The Batteries of the Future: Potential Alternatives to Lithium-Ion

Before diving into an article of – admittedly pretty far-fetched – speculation on what the future might hold, it is worth stating right away that lithium-ion batteries aren’t going anywhere any time soon. Despite the massive investment that battery technology research has seen in recent years (and there has certainly been a lot of that) lithium-ion batteries are still the most efficient batteries that are currently widespread across various markets. Indeed, this technology, which was first developed as long ago as the early nineties, still has a sure position as the go-to technology for battery power. 

Yet innovation and research always look towards the future, and with battery technology currently going through a definite zeitgeist, development in this area has never been more energized (pardon the pun). There are already many new battery technologies that are becoming commonplace in nearly all battery-related contexts. For example, new USB rechargeable batteries, such as those produced by Utah-based company Pale Blue Earth, already provide a fantastic alternative to traditional rechargeable batteries. It is all about ease of use and applying battery technology to as many different applications as is possible. The new rechargeable smart batteries from Pale Blue Earth, for example, offer massively increased efficiency, charge capacity, reduced charging times, and a longevity that has never before been seen for small household batteries. Yet the success of such technology is not stopping people looking ahead. 

The Power of Lithium-ion 

Of course, if any new technology is going to replace lithium-ion batteries, then it certainly has its work cut out. Although the technology has been around for quite a long time, its staying power has been for a reason. Lithium-ion batteries are now industry-standard for powering portable electronic devices like smartphones and tablets, but they are still in the process of extending their domination over older technology. Lead acid batteries, for example, are not yet obsolete (car batteries in gas-powered cars are still of this type) and, in many cases, lithium-ion batteries remain the more expensive option.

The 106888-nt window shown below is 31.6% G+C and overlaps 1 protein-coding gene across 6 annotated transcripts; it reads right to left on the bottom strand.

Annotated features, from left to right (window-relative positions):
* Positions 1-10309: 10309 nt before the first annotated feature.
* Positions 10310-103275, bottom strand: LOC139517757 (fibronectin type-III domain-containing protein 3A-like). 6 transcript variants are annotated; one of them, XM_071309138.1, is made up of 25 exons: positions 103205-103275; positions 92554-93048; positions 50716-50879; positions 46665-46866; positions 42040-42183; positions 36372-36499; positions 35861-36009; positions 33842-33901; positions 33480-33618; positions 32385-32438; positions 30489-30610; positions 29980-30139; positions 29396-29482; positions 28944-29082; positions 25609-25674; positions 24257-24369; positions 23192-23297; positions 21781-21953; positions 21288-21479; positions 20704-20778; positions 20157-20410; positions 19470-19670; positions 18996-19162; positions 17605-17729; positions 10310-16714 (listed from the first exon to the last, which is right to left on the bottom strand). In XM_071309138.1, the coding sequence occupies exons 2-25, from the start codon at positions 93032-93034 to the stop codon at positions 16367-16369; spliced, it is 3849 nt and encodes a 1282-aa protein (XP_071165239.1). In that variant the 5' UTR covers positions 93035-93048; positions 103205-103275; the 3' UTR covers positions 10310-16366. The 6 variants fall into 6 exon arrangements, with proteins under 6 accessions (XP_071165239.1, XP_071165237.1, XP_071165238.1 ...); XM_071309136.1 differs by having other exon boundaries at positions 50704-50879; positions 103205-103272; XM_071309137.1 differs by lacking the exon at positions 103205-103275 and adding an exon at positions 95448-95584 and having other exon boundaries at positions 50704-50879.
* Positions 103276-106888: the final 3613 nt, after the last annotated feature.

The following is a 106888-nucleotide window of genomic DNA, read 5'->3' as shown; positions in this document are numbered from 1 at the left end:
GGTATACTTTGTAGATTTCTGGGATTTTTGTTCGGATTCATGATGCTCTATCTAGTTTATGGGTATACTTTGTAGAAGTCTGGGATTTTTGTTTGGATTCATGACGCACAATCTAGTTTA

Potential Alternatives 

All of that said, lithium-ion batteries could certainly – one day far in the future – become obsolete. So what could potentially replace them? Here are some of the top contenders:

Hydrogen Fuel Cells 

While it might seem like Tesla is currently dominating the electric car market, Japanese giant Toyota have nevertheless been plugging away at developing hydrogen-powered cars. Although far from a mass roll-out, if this technology were to ever become economically viable, it could certainly replace lithium ion. The reason for this is that hydrogen fuel cells only produce water as a byproduct and their manufacture is potentially much less expensive, and environmentally friendlier, than lithium-ion. 

Graphene Supercapacitors 

First thing’s first – a supercapacitor is not a battery. In fact, it is a completely different energy dispensing technology that can potentially charge and discharge faster than any battery. However, graphene supercapacitors are essentially nano-technology, and will require a great deal of refinement before they could become commercially viable.

Redox Flow Batteries 

Redox flow batteries certainly have what it takes to power the future – if the technology can be perfected. With the potential to produce a battery with 70% more energy density than the lithium-ion battery, it’s easy to see why the Department of Energy is sponsoring a great deal of research in this area. The potential is massive, even if economic viability is still some way off. 

In summary, it is worth holding on to your lithium-ion batteries for a while yet. Their day is still far from spent. But come the time when it is, there could be many new vistas of technology ready to offer a replacement.